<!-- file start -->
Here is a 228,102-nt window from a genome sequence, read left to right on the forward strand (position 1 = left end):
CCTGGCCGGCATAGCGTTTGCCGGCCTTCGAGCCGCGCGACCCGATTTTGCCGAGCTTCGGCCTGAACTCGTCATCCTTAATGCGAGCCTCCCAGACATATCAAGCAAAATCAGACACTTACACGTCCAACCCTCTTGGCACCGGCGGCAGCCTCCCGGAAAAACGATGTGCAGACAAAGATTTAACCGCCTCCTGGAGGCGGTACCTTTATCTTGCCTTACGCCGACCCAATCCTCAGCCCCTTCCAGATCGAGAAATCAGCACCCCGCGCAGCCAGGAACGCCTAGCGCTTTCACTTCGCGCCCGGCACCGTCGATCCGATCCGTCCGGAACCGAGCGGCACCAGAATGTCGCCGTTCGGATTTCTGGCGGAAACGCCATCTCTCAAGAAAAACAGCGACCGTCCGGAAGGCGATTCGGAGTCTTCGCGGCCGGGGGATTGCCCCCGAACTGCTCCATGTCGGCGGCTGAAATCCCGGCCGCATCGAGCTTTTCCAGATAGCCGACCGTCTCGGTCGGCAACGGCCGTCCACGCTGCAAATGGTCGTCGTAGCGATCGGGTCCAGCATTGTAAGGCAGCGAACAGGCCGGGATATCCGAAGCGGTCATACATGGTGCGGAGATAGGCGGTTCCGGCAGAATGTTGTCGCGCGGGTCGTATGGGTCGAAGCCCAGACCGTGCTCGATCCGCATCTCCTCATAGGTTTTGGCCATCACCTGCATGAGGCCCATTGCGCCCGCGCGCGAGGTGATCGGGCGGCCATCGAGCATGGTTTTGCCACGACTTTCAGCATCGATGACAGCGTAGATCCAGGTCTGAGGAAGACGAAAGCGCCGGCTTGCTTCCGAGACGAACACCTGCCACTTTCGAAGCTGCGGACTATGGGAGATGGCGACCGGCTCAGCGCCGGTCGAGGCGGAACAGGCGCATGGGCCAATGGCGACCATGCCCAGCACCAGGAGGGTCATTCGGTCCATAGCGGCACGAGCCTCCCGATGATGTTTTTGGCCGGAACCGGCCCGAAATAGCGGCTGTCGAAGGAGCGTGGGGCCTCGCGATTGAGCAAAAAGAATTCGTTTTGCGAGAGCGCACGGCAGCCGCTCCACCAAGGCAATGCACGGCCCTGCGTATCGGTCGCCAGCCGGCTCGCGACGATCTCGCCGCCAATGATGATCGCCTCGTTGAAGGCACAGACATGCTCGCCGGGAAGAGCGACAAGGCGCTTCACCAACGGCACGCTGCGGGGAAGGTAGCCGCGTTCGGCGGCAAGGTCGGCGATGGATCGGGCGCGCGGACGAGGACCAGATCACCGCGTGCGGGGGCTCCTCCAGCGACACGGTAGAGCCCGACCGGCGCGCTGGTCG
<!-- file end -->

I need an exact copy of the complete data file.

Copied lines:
Here is a 228,102-nt window from a genome sequence, read left to right on the forward strand (position 1 = left end):
CCTGGCCGGCATAGCGTTTGCCGGCCTTCGAGCCGCGCGACCCGATTTTGCCGAGCTTCGGCCTGAACTCGTCATCCTTAATGCGAGCCTCCCAGACATATCAAGCAAAATCAGACACTTACACGTCCAACCCTCTTGGCACCGGCGGCAGCCTCCCGGAAAAACGATGTGCAGACAAAGATTTAACCGCCTCCTGGAGGCGGTACCTTTATCTTGCCTTACGCCGACCCAATCCTCAGCCCCTTCCAGATCGAGAAATCAGCACCCCGCGCAGCCAGGAACGCCTAGCGCTTTCACTTCGCGCCCGGCACCGTCGATCCGATCCGTCCGGAACCGAGCGGCACCAGAATGTCGCCGTTCGGATTTCTGGCGGAAACGCCATCTCTCAAGAAAAACAGCGACCGTCCGGAAGGCGATTCGGAGTCTTCGCGGCCGGGGGATTGCCCCCGAACTGCTCCATGTCGGCGGCTGAAATCCCGGCCGCATCGAGCTTTTCCAGATAGCCGACCGTCTCGGTCGGCAACGGCCGTCCACGCTGCAAATGGTCGTCGTAGCGATCGGGTCCAGCATTGTAAGGCAGCGAACAGGCCGGGATATCCGAAGCGGTCATACATGGTGCGGAGATAGGCGGTTCCGGCAGAATGTTGTCGCGCGGGTCGTATGGGTCGAAGCCCAGACCGTGCTCGATCCGCATCTCCTCATAGGTTTTGGCCATCACCTGCATGAGGCCCATTGCGCCCGCGCGCGAGGTGATCGGGCGGCCATCGAGCATGGTTTTGCCACGACTTTCAGCATCGATGACAGCGTAGATCCAGGTCTGAGGAAGACGAAAGCGCCGGCTTGCTTCCGAGACGAACACCTGCCACTTTCGAAGCTGCGGACTATGGGAGATGGCGACCGGCTCAGCGCCGGTCGAGGCGGAACAGGCGCATGGGCCAATGGCGACCATGCCCAGCACCAGGAGGGTCATTCGGTCCATAGCGGCACGAGCCTCCCGATGATGTTTTTGGCCGGAACCGGCCCGAAATAGCGGCTGTCGAAGGAGCGTGGGGCCTCGCGATTGAGCAAAAAGAATTCGTTTTGCGAGAGCGCACGGCAGCCGCTCCACCAAGGCAATGCACGGCCCTGCGTATCGGTCGCCAGCCGGCTCGCGACGATCTCGCCGCCAATGATGATCGCCTCGTTGAAGGCACAGACATGCTCGCCGGGAAGAGCGACAAGGCGCTTCACCAACGGCACGCTGCGGGGAAGGTAGCCGCGTTCGGCGGCAAGGTCGGCGATGGATCGGGCGCGCGGACGAGGACCAGATCACCGCGTGCGGGGGCTCCTCCAGCGACACGGTAGAGCCCGACCGGCGCGCTGGTCG